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Collision Course: 2 National Powers, 1 State Title Collision Course: 2 National Powers, 1 State Title
Archbishop Mitty And St. Mary’s-Stockton Are On An Inevitable Path • Story By CLAY KALLAM | Photos By BERRY EVANS III Since Valentine’s Day... Collision Course: 2 National Powers, 1 State Title

Archbishop Mitty And St. Mary’s-Stockton Are On An Inevitable Path •


Since Valentine’s Day of 2006, Archbishop Mitty and St. Mary’s of Stockton have played six times – and though there’s plenty of respect, no candy grams have been exchanged.

Of those six meetings, the two teams have each won three times — and the average margin of victory has been 2.7 points.

This year, the two Northern California girls basketball titans are on track to meet once again, but not until the NorCal finals in mid-March — assuming that both manage to get that far. Of course, since St. Mary’s is starting the season No. 2 in the nation, according to MaxPreps, and Mitty begins at No. 5, they are unlikely to be derailed from that collision course.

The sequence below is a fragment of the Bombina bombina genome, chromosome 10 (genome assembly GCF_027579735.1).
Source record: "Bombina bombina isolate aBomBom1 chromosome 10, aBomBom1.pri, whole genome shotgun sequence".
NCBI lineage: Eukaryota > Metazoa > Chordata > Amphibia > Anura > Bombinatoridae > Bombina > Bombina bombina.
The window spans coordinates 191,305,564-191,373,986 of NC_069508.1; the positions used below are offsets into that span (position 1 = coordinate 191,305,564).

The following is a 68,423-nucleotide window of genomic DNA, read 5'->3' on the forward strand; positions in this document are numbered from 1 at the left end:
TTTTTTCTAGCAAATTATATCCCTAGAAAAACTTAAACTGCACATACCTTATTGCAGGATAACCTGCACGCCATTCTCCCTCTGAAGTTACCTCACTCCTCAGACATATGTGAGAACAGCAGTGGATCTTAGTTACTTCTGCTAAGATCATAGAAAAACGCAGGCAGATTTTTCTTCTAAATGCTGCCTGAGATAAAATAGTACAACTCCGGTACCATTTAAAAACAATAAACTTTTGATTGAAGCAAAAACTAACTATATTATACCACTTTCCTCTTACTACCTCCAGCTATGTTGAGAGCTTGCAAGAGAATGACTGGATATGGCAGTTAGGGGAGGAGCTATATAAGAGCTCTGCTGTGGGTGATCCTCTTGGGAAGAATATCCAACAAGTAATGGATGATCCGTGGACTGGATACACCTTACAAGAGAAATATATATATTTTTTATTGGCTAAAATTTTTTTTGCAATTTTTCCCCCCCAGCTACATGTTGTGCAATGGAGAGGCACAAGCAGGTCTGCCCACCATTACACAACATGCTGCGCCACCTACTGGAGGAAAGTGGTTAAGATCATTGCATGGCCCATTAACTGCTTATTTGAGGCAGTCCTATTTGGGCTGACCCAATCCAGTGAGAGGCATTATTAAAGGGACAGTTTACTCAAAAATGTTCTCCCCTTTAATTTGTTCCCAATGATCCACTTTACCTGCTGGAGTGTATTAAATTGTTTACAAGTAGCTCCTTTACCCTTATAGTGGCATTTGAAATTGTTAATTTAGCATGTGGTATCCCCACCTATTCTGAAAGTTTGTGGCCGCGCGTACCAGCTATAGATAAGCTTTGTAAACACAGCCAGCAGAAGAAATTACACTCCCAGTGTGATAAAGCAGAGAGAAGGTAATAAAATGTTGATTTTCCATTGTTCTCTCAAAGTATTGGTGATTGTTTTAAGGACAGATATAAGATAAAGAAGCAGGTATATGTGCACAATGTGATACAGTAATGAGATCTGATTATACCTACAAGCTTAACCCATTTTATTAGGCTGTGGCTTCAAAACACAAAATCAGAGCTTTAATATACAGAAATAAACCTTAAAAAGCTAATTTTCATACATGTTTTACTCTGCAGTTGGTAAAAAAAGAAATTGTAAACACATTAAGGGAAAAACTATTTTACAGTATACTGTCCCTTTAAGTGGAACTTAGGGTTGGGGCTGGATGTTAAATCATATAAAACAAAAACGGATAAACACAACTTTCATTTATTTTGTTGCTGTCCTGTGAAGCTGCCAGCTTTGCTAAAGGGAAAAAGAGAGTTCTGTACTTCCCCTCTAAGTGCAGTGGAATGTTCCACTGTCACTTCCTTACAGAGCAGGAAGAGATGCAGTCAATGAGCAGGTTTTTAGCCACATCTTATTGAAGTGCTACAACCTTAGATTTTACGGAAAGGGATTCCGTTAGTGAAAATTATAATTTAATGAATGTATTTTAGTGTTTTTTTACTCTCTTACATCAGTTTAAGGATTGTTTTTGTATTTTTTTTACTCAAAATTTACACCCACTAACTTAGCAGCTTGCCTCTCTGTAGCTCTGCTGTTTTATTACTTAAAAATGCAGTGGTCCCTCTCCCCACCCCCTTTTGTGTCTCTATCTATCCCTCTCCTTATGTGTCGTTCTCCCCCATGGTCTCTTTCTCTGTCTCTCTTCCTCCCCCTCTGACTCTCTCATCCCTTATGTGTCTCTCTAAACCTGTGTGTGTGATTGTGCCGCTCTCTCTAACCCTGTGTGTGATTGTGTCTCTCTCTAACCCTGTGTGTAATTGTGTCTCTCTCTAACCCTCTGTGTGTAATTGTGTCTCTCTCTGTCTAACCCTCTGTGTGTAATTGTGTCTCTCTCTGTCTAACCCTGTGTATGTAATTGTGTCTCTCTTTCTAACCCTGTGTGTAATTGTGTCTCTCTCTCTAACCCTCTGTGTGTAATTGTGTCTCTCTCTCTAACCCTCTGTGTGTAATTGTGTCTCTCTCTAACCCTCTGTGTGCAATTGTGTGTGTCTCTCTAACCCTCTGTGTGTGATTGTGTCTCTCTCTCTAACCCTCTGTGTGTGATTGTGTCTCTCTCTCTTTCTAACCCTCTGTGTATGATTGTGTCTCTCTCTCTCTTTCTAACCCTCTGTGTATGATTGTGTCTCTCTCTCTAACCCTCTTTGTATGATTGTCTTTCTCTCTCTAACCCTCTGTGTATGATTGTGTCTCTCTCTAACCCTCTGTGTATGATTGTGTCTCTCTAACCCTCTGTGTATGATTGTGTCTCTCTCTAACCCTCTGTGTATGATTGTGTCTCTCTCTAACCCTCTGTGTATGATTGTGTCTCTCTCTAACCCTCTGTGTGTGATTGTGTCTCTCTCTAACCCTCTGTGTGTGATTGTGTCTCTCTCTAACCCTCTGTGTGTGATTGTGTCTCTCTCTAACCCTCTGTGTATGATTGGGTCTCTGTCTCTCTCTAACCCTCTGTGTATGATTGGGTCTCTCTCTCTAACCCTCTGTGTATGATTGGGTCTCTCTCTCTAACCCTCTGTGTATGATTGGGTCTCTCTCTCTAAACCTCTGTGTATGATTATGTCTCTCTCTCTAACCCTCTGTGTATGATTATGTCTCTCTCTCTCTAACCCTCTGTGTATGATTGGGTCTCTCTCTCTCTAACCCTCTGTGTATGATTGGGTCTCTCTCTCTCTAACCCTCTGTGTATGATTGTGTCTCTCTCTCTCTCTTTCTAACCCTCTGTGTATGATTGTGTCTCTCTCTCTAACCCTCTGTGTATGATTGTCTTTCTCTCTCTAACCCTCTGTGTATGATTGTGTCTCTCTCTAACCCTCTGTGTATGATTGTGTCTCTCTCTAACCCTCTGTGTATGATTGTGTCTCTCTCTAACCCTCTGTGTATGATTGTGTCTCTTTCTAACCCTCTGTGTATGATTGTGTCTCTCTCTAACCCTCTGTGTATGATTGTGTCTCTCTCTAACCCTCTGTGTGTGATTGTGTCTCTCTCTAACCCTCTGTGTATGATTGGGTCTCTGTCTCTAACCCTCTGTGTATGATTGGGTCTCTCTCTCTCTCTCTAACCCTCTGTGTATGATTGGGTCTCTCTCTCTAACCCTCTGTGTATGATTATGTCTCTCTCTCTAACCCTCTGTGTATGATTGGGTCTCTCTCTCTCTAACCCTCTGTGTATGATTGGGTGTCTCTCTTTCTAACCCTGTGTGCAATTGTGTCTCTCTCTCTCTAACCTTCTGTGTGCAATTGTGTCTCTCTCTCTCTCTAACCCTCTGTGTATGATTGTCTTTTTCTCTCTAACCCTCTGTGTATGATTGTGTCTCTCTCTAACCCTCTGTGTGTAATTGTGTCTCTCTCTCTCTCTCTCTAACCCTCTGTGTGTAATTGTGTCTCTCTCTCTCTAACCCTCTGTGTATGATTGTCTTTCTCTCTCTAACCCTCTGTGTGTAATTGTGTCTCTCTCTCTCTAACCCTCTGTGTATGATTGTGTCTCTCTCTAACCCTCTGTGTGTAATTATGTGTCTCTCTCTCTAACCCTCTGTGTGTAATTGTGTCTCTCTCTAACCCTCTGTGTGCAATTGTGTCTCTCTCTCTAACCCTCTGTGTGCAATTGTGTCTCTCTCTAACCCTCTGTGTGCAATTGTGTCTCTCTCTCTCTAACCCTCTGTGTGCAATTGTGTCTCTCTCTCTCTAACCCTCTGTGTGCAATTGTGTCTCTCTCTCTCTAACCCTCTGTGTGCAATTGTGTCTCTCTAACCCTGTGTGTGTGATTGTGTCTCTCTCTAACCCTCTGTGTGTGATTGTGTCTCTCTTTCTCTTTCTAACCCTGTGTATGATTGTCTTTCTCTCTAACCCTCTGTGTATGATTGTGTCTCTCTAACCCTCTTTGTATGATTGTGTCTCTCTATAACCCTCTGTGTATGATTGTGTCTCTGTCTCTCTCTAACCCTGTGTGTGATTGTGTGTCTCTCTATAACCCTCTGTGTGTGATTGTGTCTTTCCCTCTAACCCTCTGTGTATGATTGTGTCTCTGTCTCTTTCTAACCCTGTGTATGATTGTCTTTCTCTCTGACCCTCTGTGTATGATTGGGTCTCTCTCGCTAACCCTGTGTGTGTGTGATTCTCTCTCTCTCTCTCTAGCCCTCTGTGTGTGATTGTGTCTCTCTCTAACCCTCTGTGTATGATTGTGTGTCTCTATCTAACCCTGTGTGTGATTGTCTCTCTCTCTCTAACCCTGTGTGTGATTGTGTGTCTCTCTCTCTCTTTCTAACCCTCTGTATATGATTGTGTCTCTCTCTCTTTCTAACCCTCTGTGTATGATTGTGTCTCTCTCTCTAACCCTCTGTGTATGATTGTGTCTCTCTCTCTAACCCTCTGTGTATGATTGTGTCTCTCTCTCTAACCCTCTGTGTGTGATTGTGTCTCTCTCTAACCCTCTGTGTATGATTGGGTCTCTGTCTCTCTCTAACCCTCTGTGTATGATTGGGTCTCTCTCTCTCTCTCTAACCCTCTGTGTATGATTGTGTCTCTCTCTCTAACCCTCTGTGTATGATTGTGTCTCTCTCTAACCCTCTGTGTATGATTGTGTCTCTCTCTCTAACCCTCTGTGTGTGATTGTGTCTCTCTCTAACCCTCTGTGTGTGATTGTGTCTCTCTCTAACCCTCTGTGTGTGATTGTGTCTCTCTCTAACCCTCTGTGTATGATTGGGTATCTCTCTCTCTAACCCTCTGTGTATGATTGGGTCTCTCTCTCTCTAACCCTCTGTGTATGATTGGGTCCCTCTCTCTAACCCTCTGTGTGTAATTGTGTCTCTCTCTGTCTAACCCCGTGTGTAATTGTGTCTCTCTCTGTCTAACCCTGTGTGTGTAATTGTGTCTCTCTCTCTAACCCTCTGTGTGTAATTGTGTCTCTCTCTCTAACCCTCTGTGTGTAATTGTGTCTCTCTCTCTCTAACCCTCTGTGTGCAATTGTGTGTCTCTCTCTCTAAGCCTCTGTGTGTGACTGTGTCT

Haley Jones and Aquira DeCosta will have plenty of opportunity to flex their muscles in 2017-18.

In fact, most of the other top teams would like nothing better than to avoid both powerhouses in postseason by staying out of the Open Division. The reason is simple: Both Mitty and St. Mary’s are extremely well coached and loaded with talent, and unless they’re playing each other, will be prohibitive favorites in every game played in Northern California — except when and if they meet. And in that case, it’s the irresistible force meeting the immovable object, and given their wildly divergent styles, it’s pretty much an impossible choice.

“They’re very different teams,” said Salesian-Richmond coach Steve Pezzola.

Coach Sue Phillips and Archbishop Mitty are deep, disciplined and versatile, while coach Tom Gonsalves and St. Mary’s possess elite talent and athleticism, but lack depth.